The New York Times's masthead logo, "All The News That's Fit to Print," dates back to 1896. Monday Google has announced it's teamed up with the New York Times to offer regional news via Google Earth, sort of "all the news that's fit to map."
How's it work? Well, first install the latest version of Google Earth. If the region you are looking at (New York, New York, above, click to enlarge) has regional stories you can view, you'll find New York Times placemarks that you can click on.
When you click on a placemark, you'll get the latest news for that area. Want more than just the latest headlines? Click the Show This Layer button (see above) at the top of the preview pane and you'll get a huge number of placemarks appearing on the map, constituting a month's worth of stories.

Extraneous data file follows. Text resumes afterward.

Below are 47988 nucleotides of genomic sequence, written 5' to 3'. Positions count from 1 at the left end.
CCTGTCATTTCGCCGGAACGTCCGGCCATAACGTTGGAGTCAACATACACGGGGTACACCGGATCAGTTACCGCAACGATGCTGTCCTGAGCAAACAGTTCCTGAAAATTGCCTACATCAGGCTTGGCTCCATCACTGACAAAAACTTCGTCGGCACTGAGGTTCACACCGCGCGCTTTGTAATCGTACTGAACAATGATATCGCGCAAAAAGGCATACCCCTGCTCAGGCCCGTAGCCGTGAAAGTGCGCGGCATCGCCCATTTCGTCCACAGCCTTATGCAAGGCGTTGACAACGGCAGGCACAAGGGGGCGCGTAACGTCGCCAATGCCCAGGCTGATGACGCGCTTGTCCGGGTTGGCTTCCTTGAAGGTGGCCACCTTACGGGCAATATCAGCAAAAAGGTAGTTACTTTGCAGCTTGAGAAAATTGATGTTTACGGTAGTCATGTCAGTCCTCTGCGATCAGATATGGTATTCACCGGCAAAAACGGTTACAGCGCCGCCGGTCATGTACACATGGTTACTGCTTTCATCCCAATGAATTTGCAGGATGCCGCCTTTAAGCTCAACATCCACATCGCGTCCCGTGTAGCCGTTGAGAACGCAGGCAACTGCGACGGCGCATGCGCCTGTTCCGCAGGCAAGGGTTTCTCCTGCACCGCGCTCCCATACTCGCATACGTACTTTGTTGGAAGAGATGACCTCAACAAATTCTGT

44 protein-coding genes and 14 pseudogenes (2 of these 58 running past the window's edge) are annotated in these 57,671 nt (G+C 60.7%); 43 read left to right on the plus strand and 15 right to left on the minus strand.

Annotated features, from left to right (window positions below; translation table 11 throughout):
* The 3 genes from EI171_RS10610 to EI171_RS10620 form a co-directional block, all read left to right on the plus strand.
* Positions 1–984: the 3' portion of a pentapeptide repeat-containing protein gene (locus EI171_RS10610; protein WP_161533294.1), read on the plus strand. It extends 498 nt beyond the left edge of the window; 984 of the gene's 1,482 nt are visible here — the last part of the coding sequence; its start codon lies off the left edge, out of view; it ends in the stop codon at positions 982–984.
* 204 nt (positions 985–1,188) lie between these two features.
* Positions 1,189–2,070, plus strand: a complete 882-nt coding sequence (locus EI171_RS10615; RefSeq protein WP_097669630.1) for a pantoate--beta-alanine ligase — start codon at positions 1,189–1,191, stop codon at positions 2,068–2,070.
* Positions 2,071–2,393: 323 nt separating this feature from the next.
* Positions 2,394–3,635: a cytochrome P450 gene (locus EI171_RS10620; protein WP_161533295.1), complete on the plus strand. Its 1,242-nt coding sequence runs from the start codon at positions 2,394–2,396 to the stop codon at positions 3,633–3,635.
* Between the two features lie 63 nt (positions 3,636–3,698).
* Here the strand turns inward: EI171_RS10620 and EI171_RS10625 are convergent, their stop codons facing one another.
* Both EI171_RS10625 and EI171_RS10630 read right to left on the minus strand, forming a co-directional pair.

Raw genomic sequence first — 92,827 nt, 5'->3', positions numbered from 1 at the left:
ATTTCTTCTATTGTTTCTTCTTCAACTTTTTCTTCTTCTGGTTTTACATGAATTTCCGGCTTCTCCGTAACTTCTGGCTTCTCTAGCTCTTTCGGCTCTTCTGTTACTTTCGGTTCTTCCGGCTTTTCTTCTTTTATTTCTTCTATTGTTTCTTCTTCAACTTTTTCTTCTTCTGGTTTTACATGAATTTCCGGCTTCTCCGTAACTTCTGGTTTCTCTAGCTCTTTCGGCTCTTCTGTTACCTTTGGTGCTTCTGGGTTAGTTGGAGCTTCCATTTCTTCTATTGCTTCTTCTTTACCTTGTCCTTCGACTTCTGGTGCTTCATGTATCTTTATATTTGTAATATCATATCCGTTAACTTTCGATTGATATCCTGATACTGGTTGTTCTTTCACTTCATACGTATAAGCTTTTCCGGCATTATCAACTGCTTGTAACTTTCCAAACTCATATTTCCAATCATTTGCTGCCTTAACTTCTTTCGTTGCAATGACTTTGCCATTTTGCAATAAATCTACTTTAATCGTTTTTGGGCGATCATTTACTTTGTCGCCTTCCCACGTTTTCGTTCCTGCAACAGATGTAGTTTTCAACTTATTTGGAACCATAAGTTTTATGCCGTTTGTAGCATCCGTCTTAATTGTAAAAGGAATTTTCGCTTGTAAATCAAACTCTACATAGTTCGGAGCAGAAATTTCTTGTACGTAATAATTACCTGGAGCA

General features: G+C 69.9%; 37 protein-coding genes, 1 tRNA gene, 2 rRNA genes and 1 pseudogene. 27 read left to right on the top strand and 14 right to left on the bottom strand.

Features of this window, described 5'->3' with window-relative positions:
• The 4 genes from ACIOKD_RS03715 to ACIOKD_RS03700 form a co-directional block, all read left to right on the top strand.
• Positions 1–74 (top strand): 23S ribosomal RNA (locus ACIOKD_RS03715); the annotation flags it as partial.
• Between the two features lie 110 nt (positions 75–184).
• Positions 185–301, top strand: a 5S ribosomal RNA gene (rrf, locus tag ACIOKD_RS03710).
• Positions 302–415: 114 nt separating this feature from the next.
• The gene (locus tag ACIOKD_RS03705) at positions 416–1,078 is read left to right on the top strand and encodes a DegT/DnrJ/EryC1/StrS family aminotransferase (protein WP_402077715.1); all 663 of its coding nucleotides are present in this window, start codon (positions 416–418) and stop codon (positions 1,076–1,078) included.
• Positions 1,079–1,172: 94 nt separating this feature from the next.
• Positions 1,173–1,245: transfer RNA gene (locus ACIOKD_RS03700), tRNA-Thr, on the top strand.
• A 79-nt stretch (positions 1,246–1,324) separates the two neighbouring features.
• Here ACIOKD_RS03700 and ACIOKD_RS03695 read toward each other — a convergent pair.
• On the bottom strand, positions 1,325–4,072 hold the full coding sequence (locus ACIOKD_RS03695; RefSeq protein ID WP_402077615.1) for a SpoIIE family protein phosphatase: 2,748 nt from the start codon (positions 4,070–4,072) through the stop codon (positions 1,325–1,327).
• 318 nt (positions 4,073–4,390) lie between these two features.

I'm actually not 100% sure this is working as Google intended, since their Lat Long blog seems to indicate you'll get a "list of stories," not a ton of placemarks.
Much as an RSS feed might do, the news is updated every 15 minutes, according to Google.
What's the next step? The natural progression of things would be to link this service to Google Maps, rather than Google Earth, since a lot more people use that service. We'll see ...